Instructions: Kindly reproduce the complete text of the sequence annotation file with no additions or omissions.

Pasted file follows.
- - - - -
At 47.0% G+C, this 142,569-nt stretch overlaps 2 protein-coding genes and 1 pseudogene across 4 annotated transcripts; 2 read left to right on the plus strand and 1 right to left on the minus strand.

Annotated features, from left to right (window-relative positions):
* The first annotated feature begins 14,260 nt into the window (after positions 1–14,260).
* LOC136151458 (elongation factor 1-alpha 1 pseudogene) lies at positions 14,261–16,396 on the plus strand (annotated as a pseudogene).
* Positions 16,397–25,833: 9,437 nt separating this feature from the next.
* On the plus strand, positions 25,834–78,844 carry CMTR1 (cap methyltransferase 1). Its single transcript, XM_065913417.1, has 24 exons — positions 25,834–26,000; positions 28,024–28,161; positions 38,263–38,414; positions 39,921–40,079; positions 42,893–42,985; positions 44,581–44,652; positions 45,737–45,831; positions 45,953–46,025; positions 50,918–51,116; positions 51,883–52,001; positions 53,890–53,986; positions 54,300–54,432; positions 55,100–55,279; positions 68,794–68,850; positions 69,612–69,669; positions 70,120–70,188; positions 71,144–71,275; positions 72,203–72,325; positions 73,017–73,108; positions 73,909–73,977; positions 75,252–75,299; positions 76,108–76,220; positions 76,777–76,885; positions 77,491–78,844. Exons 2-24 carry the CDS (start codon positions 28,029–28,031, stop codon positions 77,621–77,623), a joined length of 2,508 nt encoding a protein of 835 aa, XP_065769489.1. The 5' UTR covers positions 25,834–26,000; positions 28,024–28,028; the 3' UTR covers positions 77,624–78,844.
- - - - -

At 47.0% G+C, this 142,569-nt stretch overlaps 2 protein-coding genes and 1 pseudogene across 4 annotated transcripts; 2 read left to right on the plus strand and 1 right to left on the minus strand.

Annotated features, from left to right (window-relative positions):
* The first annotated feature begins 14,260 nt into the window (after positions 1–14,260).
* LOC136151458 (elongation factor 1-alpha 1 pseudogene) lies at positions 14,261–16,396 on the plus strand (annotated as a pseudogene).
* Positions 16,397–25,833: 9,437 nt separating this feature from the next.
* On the plus strand, positions 25,834–78,844 carry CMTR1 (cap methyltransferase 1). Its single transcript, XM_065913417.1, has 24 exons — positions 25,834–26,000; positions 28,024–28,161; positions 38,263–38,414; positions 39,921–40,079; positions 42,893–42,985; positions 44,581–44,652; positions 45,737–45,831; positions 45,953–46,025; positions 50,918–51,116; positions 51,883–52,001; positions 53,890–53,986; positions 54,300–54,432; positions 55,100–55,279; positions 68,794–68,850; positions 69,612–69,669; positions 70,120–70,188; positions 71,144–71,275; positions 72,203–72,325; positions 73,017–73,108; positions 73,909–73,977; positions 75,252–75,299; positions 76,108–76,220; positions 76,777–76,885; positions 77,491–78,844. Exons 2-24 carry the CDS (start codon positions 28,029–28,031, stop codon positions 77,621–77,623), a joined length of 2,508 nt encoding a protein of 835 aa, XP_065769489.1. The 5' UTR covers positions 25,834–26,000; positions 28,024–28,028; the 3' UTR covers positions 77,624–78,844.